Everyone knows that no matter how gorgeous and grand a cake can be, it still must taste delicious. But do you ever wonder how to tackle cutting a gigantic cake to find out? Want to serve a lovely layer cake for a dinner party dessert, but don't know what size to make for various party attendees? Well, fear no longer! When it comes to determining serving size and how to slice into a beautiful cake with confidence, I've got you covered.
In my humble opinion, there is no such thing as too pretty too eat. I can surely appreciate cake as art, but let's dig in. In the cake serving guide illustration above, you will find what size cakes yield how many servings. To get to that point, let us go over some tips and tricks to actually slicing the cake:
I characterize "dessert slices" as those servings coming from a nice layer or sheet cake. Think birthdays, dinner parties, and bakery portion. These pieces are large enough to stand in for a whole serving of dessert.
To start slicing a round cake, score the cake perfectly in half with the appropriate knife. From there, score the cake in the middle of one of the halves to create a quarter. From there, you should be able to eyeball this section to start creating even slices. Appropriate knife you ask? Most cakes should be cut with a chef's knife. Use a long serrated knife for cakes with fresh fruit filling or anything "crunchy," like a praline or nut filling. Most cakes are best served at room temperature, unless they have a custard or whipped cream component. For all other cakes, be sure to remove the cake from the refrigerator at least 20 minutes before serving.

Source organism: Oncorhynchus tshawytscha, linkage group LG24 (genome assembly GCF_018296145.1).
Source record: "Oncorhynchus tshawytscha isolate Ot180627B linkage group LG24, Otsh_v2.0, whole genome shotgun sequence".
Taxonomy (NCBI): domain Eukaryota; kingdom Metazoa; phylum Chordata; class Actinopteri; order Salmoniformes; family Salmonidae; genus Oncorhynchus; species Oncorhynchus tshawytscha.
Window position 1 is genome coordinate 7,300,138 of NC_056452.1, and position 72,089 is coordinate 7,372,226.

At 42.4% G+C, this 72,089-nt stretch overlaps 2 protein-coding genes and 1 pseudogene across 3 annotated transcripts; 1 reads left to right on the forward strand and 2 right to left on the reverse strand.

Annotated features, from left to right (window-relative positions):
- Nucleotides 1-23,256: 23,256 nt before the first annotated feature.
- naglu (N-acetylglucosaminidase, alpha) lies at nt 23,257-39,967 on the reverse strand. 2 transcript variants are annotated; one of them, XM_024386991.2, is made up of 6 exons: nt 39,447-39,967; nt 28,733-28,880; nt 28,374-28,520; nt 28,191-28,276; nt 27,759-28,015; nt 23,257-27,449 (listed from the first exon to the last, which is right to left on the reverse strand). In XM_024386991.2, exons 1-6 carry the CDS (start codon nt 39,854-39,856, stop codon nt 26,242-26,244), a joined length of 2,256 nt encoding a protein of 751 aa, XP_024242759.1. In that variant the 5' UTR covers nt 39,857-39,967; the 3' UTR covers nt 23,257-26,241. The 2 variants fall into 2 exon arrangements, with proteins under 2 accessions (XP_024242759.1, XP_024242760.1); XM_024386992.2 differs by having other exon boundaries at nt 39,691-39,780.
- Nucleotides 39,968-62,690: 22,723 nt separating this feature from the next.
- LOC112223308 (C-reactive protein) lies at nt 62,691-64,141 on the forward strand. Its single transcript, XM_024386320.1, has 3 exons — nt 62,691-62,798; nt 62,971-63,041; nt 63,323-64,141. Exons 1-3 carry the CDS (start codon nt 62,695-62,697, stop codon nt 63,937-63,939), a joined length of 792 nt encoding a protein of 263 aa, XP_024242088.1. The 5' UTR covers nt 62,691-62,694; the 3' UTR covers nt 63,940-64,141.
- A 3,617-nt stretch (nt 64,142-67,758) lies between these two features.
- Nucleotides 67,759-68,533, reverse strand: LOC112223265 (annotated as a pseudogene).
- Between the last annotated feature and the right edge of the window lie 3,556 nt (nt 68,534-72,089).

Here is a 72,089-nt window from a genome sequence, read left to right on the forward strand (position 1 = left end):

1. Keep your knife clean in between slices. Your knife will probably start to pick up frosting and crumbs along the way, but be sure to wipe the knife down to keep slicing smooth as you go.
2. If you find the frosting of a buttercream or ganache frosted cake a little solid, run your knife under hot water to slightly warm the metal of the knife. Be sure you dry the knife with a clean kitchen towel before slicing.
The piece of cake you might find at a wedding or large party will most likely not be equal to the thick wedge of cake a filling you would probably get at your local bakery. After cocktails, dinner, and dancing, it's no wonder these portions are a bit smaller. Thankfully most caterers and wedding venues will take are of the cutting for you, but it does not hurt to know a little bit of what's going on behind the curtain.
Hopefully your wedding cake baker will assist you with ordering the right size of cake for your number of guests. If not, be sure to check out the chart above. These numbers are based off of 1 inch by 2 inch by 4 inch pieces. This is wedding cake standard, or at least something very close to what all bakers and caterers use. Before cutting, you will want to unstack the tiers, or at least the cake you are cutting at that time. To start, make a 2 inch cut from the edge of the cake. Using that as your guide, cut a 2 inch ring around your cake. Continue to cut rings around the cake until your reach the center. Slice the rings into 1 inch wide pieces. The cake is typically at least 4 inch tall, creating a perfectly portioned slice.
For a visual of said "rings," check out this wedding cake chart.